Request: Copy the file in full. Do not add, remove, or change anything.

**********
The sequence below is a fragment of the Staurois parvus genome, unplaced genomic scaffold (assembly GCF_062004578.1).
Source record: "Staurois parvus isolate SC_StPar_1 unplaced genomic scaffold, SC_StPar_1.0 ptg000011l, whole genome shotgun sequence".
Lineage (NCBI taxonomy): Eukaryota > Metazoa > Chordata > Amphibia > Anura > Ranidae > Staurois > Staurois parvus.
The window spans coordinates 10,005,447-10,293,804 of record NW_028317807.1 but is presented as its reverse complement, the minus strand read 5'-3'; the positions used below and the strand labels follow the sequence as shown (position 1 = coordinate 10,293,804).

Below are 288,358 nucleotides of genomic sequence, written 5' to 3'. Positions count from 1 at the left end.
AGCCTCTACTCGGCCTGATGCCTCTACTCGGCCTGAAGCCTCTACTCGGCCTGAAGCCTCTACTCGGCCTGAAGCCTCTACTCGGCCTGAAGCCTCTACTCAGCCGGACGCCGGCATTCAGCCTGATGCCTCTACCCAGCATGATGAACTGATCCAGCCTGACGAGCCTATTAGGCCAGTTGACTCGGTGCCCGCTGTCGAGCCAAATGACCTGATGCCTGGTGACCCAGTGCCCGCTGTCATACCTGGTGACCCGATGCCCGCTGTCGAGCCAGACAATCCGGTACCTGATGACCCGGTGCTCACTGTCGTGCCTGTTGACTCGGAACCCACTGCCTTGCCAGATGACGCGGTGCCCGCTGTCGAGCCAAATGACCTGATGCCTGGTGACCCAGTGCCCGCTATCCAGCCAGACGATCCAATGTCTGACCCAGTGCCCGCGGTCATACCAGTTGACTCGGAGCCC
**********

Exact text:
The sequence below is a fragment of the Staurois parvus genome, unplaced genomic scaffold (assembly GCF_062004578.1).
Source record: "Staurois parvus isolate SC_StPar_1 unplaced genomic scaffold, SC_StPar_1.0 ptg000011l, whole genome shotgun sequence".
Lineage (NCBI taxonomy): Eukaryota > Metazoa > Chordata > Amphibia > Anura > Ranidae > Staurois > Staurois parvus.
The window spans coordinates 10,005,447-10,293,804 of record NW_028317807.1 but is presented as its reverse complement, the minus strand read 5'-3'; the positions used below and the strand labels follow the sequence as shown (position 1 = coordinate 10,293,804).

Below are 288,358 nucleotides of genomic sequence, written 5' to 3'. Positions count from 1 at the left end.
AGCCTCTACTCGGCCTGATGCCTCTACTCGGCCTGAAGCCTCTACTCGGCCTGAAGCCTCTACTCGGCCTGAAGCCTCTACTCGGCCTGAAGCCTCTACTCAGCCGGACGCCGGCATTCAGCCTGATGCCTCTACCCAGCATGATGAACTGATCCAGCCTGACGAGCCTATTAGGCCAGTTGACTCGGTGCCCGCTGTCGAGCCAAATGACCTGATGCCTGGTGACCCAGTGCCCGCTGTCATACCTGGTGACCCGATGCCCGCTGTCGAGCCAGACAATCCGGTACCTGATGACCCGGTGCTCACTGTCGTGCCTGTTGACTCGGAACCCACTGCCTTGCCAGATGACGCGGTGCCCGCTGTCGAGCCAAATGACCTGATGCCTGGTGACCCAGTGCCCGCTATCCAGCCAGACGATCCAATGTCTGACCCAGTGCCCGCGGTCATACCAGTTGACTCGGAGCCC